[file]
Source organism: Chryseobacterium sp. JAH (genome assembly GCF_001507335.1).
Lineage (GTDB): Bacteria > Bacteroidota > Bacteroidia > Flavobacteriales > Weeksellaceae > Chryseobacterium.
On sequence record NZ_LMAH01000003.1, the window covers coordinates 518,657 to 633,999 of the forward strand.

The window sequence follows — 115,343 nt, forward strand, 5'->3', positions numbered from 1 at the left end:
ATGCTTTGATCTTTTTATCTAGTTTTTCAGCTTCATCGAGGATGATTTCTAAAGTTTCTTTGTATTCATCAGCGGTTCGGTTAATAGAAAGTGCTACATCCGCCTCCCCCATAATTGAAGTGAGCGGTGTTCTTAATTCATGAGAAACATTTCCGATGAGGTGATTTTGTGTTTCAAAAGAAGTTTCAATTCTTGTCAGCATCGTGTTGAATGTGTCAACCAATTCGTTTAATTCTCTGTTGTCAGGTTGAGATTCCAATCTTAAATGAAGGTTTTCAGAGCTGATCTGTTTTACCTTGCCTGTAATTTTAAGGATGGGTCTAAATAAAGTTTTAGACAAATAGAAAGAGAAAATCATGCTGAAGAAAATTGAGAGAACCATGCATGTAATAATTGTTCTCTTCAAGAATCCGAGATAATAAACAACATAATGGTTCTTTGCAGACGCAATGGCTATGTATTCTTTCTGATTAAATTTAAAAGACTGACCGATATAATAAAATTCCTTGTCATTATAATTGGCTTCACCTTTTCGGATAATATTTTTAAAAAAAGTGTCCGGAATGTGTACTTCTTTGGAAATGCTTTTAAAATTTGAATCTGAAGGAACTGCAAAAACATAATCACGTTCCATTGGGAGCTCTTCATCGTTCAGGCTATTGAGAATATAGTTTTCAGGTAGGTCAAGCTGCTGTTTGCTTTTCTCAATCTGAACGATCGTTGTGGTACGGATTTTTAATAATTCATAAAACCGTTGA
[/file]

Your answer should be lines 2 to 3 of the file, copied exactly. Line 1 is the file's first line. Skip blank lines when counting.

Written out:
Lineage (GTDB): Bacteria > Bacteroidota > Bacteroidia > Flavobacteriales > Weeksellaceae > Chryseobacterium.
On sequence record NZ_LMAH01000003.1, the window covers coordinates 518,657 to 633,999 of the forward strand.